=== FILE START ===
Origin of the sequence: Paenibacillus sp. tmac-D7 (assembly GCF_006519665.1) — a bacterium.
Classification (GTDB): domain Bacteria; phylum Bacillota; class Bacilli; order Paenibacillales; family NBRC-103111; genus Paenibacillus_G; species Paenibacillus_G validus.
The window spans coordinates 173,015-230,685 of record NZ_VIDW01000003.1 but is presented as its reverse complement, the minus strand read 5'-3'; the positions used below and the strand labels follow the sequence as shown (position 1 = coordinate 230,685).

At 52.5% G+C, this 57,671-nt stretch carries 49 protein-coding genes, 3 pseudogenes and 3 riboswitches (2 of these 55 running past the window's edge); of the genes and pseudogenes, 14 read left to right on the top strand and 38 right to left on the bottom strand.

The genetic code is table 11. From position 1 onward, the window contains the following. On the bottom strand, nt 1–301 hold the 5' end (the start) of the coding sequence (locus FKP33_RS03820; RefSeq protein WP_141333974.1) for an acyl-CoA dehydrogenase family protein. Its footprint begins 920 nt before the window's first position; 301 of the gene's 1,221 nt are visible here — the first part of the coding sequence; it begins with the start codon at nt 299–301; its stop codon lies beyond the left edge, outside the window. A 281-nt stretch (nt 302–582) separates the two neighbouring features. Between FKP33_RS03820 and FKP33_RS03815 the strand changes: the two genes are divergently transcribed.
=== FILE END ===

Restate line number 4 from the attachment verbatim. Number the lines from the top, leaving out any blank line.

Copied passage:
At 52.5% G+C, this 57,671-nt stretch carries 49 protein-coding genes, 3 pseudogenes and 3 riboswitches (2 of these 55 running past the window's edge); of the genes and pseudogenes, 14 read left to right on the top strand and 38 right to left on the bottom strand.